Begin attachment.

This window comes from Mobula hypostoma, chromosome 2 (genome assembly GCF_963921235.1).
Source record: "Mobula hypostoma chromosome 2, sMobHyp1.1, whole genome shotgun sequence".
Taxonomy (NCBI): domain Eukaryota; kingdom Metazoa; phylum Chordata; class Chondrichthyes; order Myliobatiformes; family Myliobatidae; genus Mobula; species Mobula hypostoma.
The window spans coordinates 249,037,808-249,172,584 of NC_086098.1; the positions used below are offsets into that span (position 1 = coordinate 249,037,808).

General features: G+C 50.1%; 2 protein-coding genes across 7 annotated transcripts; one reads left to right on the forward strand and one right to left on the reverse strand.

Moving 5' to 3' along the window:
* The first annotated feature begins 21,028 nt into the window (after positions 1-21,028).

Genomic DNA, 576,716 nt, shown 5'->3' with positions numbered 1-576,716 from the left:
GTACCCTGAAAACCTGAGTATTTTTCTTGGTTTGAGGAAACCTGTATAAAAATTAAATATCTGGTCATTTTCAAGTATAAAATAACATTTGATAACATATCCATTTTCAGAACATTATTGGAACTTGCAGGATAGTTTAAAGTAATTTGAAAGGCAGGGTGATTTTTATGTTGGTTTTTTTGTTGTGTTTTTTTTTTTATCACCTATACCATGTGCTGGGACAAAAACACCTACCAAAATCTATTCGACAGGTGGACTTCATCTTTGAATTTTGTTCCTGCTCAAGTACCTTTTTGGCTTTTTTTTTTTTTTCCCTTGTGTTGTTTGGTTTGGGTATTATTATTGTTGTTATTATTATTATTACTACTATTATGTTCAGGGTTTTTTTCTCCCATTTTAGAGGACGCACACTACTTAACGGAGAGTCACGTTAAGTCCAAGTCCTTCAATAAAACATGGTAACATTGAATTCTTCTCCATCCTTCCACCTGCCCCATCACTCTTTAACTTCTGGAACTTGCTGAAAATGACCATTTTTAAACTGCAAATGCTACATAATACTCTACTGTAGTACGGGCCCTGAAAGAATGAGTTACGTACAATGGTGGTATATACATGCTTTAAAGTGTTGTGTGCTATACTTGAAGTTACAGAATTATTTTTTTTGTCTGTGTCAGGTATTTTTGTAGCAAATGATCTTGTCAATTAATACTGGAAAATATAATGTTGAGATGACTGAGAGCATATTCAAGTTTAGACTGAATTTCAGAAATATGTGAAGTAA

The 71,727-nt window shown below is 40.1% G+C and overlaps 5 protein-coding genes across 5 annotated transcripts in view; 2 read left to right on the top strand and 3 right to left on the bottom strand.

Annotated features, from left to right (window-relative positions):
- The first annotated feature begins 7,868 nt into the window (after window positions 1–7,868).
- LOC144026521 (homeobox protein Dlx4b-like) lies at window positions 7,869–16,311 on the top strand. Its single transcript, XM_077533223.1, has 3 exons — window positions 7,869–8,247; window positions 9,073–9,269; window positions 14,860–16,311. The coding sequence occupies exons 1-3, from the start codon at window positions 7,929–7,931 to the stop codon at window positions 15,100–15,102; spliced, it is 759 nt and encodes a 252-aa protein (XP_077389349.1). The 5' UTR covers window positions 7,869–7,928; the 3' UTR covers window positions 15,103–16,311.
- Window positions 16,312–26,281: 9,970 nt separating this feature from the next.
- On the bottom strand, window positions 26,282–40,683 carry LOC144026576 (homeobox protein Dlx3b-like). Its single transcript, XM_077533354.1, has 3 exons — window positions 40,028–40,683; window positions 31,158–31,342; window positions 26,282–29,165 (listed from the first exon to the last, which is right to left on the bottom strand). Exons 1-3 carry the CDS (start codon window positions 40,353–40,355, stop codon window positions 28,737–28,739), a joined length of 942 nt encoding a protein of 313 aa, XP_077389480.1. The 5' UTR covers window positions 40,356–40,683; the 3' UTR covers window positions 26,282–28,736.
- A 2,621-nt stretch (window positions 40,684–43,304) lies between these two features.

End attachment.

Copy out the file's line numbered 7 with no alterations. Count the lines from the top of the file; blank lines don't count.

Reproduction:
* The first annotated feature begins 21,028 nt into the window (after positions 1-21,028).